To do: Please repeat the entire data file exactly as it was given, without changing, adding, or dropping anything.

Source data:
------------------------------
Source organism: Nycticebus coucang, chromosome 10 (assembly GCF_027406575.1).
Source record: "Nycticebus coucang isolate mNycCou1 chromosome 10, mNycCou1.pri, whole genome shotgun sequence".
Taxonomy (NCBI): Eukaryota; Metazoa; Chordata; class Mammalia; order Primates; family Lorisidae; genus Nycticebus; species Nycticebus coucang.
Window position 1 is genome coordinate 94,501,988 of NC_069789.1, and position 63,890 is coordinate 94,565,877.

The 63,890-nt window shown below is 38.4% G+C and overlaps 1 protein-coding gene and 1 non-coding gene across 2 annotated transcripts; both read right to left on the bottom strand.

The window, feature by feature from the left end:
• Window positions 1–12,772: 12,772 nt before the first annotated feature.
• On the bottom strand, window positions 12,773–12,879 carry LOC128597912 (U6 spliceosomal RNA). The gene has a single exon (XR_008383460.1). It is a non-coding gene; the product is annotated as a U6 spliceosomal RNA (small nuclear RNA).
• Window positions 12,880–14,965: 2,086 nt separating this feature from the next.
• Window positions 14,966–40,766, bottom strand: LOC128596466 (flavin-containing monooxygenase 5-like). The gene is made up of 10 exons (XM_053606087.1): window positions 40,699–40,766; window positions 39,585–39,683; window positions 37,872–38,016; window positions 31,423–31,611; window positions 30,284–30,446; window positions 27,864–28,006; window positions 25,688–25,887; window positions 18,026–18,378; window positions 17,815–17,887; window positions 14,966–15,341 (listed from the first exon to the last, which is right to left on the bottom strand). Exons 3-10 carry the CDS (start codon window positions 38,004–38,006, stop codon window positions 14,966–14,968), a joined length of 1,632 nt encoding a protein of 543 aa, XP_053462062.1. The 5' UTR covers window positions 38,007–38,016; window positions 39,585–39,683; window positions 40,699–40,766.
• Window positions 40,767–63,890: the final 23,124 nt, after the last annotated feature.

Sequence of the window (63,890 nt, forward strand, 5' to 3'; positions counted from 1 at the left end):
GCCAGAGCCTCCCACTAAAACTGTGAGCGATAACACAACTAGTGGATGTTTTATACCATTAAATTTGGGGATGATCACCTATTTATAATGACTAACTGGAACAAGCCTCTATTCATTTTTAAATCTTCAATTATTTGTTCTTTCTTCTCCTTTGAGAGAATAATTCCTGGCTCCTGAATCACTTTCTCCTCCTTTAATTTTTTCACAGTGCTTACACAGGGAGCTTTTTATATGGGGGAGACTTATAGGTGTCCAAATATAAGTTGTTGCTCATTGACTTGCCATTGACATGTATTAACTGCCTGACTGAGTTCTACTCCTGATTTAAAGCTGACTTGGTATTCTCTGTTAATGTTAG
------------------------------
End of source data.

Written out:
Source organism: Nycticebus coucang, chromosome 10 (assembly GCF_027406575.1).
Source record: "Nycticebus coucang isolate mNycCou1 chromosome 10, mNycCou1.pri, whole genome shotgun sequence".
Taxonomy (NCBI): Eukaryota; Metazoa; Chordata; class Mammalia; order Primates; family Lorisidae; genus Nycticebus; species Nycticebus coucang.
Window position 1 is genome coordinate 94,501,988 of NC_069789.1, and position 63,890 is coordinate 94,565,877.

The 63,890-nt window shown below is 38.4% G+C and overlaps 1 protein-coding gene and 1 non-coding gene across 2 annotated transcripts; both read right to left on the bottom strand.

The window, feature by feature from the left end:
• Window positions 1–12,772: 12,772 nt before the first annotated feature.
• On the bottom strand, window positions 12,773–12,879 carry LOC128597912 (U6 spliceosomal RNA). The gene has a single exon (XR_008383460.1). It is a non-coding gene; the product is annotated as a U6 spliceosomal RNA (small nuclear RNA).
• Window positions 12,880–14,965: 2,086 nt separating this feature from the next.
• Window positions 14,966–40,766, bottom strand: LOC128596466 (flavin-containing monooxygenase 5-like). The gene is made up of 10 exons (XM_053606087.1): window positions 40,699–40,766; window positions 39,585–39,683; window positions 37,872–38,016; window positions 31,423–31,611; window positions 30,284–30,446; window positions 27,864–28,006; window positions 25,688–25,887; window positions 18,026–18,378; window positions 17,815–17,887; window positions 14,966–15,341 (listed from the first exon to the last, which is right to left on the bottom strand). Exons 3-10 carry the CDS (start codon window positions 38,004–38,006, stop codon window positions 14,966–14,968), a joined length of 1,632 nt encoding a protein of 543 aa, XP_053462062.1. The 5' UTR covers window positions 38,007–38,016; window positions 39,585–39,683; window positions 40,699–40,766.
• Window positions 40,767–63,890: the final 23,124 nt, after the last annotated feature.

Sequence of the window (63,890 nt, forward strand, 5' to 3'; positions counted from 1 at the left end):
GCCAGAGCCTCCCACTAAAACTGTGAGCGATAACACAACTAGTGGATGTTTTATACCATTAAATTTGGGGATGATCACCTATTTATAATGACTAACTGGAACAAGCCTCTATTCATTTTTAAATCTTCAATTATTTGTTCTTTCTTCTCCTTTGAGAGAATAATTCCTGGCTCCTGAATCACTTTCTCCTCCTTTAATTTTTTCACAGTGCTTACACAGGGAGCTTTTTATATGGGGGAGACTTATAGGTGTCCAAATATAAGTTGTTGCTCATTGACTTGCCATTGACATGTATTAACTGCCTGACTGAGTTCTACTCCTGATTTAAAGCTGACTTGGTATTCTCTGTTAATGTTAG